I love midcentury modern decorative wall tiles — so tactile, so rich in their colors and fanciful in their design. These are great collectibles and “mix it up” in terms of adding texture and visual interest to your walls or tabletops. I went poking around Bungalow Bill’s website to see what new/old eye candy he had to entertain and delight (or buy) and found a flock of peacocks that made me very happy indeed. If you got it, flaunt it. If you don’t got it, get it. Above: “A large mid century modern tile by Ruscha. It has all the colors popular in the early 60’s decor; red, persian blue and emerald green,” Bill says. Three more birds of a feather follow –>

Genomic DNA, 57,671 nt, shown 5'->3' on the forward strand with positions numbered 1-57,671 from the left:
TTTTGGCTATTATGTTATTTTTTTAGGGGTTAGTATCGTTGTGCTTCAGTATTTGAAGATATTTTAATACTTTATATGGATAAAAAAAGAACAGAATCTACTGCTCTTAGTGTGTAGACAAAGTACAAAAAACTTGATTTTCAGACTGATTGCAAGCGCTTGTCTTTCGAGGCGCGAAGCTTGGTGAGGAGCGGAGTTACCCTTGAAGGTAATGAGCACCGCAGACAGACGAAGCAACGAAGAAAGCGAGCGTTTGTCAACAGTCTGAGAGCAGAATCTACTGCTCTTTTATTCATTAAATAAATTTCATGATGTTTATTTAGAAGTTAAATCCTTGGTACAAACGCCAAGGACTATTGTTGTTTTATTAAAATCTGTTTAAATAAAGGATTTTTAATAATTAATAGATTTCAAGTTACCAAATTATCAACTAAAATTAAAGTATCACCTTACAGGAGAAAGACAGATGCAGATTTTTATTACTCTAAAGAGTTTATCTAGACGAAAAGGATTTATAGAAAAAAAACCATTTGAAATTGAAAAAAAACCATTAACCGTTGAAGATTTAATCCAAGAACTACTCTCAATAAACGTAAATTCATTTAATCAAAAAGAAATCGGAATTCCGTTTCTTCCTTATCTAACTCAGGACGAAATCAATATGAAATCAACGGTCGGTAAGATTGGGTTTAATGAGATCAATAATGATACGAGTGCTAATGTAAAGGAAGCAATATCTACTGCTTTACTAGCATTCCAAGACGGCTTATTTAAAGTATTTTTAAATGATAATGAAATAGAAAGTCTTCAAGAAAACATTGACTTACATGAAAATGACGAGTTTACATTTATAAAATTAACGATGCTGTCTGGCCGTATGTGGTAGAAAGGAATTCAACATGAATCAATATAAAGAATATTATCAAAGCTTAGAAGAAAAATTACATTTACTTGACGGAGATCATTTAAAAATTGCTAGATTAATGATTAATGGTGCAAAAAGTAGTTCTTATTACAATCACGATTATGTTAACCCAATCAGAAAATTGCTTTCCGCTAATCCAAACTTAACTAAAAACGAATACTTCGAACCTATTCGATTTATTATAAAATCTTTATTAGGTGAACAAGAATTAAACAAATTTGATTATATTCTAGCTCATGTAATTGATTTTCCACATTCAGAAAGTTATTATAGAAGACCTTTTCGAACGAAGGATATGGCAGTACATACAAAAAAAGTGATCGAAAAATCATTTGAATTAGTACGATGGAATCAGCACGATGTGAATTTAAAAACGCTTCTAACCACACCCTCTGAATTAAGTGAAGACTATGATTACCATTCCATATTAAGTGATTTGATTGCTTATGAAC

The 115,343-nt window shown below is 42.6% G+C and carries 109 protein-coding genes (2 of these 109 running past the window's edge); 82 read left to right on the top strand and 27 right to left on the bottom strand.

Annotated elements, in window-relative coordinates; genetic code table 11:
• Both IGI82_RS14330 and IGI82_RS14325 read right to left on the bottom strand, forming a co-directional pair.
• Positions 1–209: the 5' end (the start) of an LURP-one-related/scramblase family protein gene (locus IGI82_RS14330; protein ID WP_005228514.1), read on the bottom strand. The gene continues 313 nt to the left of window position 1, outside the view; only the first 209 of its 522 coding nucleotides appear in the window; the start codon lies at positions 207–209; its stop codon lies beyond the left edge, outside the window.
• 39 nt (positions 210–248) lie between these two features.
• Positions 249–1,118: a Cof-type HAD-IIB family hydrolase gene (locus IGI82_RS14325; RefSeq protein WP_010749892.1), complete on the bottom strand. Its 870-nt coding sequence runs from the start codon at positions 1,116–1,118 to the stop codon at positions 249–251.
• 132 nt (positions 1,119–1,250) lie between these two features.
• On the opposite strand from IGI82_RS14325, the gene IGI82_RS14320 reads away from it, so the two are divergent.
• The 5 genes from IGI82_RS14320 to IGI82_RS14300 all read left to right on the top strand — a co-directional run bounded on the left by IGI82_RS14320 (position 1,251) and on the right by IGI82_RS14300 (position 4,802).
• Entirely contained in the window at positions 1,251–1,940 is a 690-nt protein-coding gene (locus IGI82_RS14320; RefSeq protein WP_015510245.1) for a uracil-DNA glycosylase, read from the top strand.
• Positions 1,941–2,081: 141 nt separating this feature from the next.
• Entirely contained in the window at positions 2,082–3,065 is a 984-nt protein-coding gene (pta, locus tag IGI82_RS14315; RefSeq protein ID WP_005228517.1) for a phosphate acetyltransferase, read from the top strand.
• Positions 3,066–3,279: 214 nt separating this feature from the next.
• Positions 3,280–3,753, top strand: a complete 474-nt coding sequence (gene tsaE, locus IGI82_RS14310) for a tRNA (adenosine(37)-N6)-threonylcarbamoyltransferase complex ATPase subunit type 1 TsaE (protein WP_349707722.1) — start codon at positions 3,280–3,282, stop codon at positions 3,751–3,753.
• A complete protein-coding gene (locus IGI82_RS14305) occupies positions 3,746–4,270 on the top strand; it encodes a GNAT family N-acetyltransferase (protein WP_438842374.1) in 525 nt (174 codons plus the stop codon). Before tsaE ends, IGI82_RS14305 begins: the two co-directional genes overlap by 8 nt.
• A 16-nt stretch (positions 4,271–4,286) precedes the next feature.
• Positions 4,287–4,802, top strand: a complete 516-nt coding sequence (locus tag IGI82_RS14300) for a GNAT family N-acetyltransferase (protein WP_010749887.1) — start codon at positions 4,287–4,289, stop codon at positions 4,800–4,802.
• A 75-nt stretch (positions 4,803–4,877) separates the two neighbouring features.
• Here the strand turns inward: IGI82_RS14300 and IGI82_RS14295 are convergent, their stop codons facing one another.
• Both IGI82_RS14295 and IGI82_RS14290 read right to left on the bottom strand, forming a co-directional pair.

Above: Peacock tile designed by Inge Exner 1961-1962, for Knabstrup, Denmark. Yes: A tile can be “Danish Modern,” too.
Above: The maker of this pretty guy seems to be a mystery. Bill say it’s German.
Finally, above: Okay, so this is not mid-century modern, it’s earlier. But it is quite beautiful — and the most valuable of the bunch. Bills says:
This 7-inch round tile has an embossed figure of a peacock with his tail spread wide. It was made by Helen Greenleaf Lane. Similar examples can be seen in on the cover of Volume 4 of the Encyclopedia of American Art Tile by Norman Karlson, and in Volume 2 of California Tile: The Golden Era 1910-1940. Lane studied pottery at the University of Southern California under Glen Lukens. Her output from her studio in Upland was short, only between 1920-1929. Seldom do tiles from this artist surface for sale. The condition remains excellent with no chips, cracks, or repairs.
Thank you, Bill, for giving me permission to feature these photos. Readers, check out all of Bungalow Bill’s beautiful wares on his website here.